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China to Fall 25%, Taking Down S&P, Dow: Charts

The Chinese market is likely to fall 25 percent, taking U.S. stocks with it, with the S&P 500 possibly falling below 800, Robin Griffiths, technical strategist at Cazenove Capital, said Monday. But then U.S. indexes will rise again for a substantial amount of time.

China has been the "strongest market on the planet," Griffiths said. It bottomed in October last year and went more or less straight up, he added.

But last week, the Shanghai Composite fell back 8 percent as the tepid reception for the world's largest initial public offering of China State Construction Engineering caused a selloff in the Asian market. Concerns that the region's banks might begin tightening lending also hit shares.

"Anything that's just gone up 100 percent, for no other reason than that, you're bound to see some profit taking," Griffiths told CNBC. "So the label I apply to China is it is in a cyclical bull market in a secular uptrend. It doesn't get any better than that."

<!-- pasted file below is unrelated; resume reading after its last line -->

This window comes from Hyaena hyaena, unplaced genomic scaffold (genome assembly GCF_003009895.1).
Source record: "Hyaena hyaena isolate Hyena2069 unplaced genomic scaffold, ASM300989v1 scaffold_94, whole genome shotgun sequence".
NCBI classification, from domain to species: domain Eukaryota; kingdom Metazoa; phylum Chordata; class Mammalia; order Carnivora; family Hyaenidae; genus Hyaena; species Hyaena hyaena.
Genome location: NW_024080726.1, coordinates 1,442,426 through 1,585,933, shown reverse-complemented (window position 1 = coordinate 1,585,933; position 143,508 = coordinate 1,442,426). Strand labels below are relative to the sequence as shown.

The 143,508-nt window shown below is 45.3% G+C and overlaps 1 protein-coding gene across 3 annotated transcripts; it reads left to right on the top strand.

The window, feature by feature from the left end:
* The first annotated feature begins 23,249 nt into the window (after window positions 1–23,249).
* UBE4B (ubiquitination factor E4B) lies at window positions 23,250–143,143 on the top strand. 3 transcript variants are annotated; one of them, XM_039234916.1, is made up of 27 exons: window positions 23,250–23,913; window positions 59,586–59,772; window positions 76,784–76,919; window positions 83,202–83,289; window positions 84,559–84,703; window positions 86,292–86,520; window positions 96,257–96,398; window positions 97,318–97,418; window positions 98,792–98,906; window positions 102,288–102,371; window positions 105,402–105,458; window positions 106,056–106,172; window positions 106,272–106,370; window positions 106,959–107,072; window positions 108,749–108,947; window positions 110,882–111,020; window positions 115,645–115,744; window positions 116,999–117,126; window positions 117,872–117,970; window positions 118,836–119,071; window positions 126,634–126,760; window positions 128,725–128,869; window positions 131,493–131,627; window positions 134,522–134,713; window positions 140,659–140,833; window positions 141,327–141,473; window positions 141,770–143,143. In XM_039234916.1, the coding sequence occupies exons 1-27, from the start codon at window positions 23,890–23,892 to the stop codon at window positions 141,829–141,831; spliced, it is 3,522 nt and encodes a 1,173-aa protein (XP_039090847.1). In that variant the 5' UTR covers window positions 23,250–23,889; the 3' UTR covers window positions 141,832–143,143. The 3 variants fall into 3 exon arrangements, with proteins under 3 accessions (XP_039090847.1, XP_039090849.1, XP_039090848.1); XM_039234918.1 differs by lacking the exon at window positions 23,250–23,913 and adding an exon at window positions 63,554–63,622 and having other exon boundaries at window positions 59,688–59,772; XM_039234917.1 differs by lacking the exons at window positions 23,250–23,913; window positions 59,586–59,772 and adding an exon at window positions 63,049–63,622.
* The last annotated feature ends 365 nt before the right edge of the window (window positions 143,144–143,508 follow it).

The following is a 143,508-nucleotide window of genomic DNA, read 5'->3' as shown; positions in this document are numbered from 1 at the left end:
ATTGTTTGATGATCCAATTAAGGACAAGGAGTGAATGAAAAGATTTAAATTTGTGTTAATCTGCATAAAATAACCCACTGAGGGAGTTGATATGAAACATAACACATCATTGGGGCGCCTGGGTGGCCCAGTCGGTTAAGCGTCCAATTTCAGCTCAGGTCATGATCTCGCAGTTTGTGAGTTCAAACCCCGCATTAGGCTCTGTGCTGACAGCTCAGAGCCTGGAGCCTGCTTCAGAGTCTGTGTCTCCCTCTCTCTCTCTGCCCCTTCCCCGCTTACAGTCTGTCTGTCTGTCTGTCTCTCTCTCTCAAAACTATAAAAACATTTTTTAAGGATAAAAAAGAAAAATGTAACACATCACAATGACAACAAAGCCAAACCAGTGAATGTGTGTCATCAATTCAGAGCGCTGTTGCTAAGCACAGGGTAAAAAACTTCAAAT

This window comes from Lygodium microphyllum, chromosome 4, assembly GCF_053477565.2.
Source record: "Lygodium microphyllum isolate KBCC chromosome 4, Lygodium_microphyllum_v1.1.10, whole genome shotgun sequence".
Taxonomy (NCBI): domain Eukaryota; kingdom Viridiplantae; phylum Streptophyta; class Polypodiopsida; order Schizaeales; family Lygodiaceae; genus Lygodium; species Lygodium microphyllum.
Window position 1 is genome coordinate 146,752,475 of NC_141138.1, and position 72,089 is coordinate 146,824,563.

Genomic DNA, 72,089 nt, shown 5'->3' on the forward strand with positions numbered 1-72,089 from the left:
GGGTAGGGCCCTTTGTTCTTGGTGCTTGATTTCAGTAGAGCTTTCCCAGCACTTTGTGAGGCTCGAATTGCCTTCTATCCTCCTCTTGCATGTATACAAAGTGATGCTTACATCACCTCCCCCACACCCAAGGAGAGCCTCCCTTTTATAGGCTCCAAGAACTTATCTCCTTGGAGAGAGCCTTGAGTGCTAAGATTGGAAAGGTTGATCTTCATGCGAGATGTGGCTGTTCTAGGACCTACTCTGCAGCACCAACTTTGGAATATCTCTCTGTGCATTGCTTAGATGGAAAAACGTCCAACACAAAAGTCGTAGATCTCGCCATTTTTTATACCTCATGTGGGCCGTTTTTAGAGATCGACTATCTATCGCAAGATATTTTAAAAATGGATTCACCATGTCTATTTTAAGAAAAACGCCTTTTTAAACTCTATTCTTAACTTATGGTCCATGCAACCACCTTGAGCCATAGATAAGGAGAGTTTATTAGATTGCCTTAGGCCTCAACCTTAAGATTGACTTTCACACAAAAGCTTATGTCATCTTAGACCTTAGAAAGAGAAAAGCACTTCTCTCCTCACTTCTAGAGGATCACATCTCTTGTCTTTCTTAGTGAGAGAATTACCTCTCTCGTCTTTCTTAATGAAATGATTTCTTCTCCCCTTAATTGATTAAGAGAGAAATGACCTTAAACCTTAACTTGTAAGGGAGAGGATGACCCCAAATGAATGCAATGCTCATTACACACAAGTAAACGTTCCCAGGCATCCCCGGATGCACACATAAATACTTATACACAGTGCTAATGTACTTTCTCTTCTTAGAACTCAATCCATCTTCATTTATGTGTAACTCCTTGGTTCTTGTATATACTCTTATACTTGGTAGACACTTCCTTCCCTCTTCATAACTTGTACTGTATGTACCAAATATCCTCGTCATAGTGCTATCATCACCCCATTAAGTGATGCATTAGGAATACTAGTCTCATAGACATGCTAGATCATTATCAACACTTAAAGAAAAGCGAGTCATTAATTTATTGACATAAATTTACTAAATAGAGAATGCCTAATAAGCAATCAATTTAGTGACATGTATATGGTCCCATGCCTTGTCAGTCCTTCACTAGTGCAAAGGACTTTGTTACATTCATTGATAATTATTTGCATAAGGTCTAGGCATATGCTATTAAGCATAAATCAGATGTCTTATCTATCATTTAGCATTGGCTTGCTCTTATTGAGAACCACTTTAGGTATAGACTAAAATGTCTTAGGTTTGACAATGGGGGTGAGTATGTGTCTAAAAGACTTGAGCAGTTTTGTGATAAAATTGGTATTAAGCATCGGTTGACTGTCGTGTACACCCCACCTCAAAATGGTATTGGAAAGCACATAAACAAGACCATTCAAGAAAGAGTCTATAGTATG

For the Chinese market, the top is in for the time being, and it have a pullback in its bull market, possibly of 25 percent, he said. This pullback will be reflected in the US market as well, he added.

China to Dip 25%, Taking US Down: Charts

The Dow and the S&P 500 index are likely to run out of seasonal steam this month and dip in October, he said, adding that the S&P 500 will drop to below 800.

Griffiths then said the U.S. stock market will enter the "strong six months of the year" where the rally could run up into spring of next year and that could take the S&P up to 1,250.

For the short term, Griffiths likes U.S. home builder NVR , saying: "It is unequivocally clear this one is going up now." D.R. Horton and Toll Brothers are also likely to gain as Griffiths told CNBC the latest Case-Schiller numbers were "good news" and that the U.S. housing market is "landing."

"I would caveat though that the longer-term secular trend in property is likely to be negative and persistently negative for a long time," he said.

From an economic perspective, Griffiths doesn't see oil trading up "dynamically" in the longer term, but rather in a "bumper-long sideways trading range."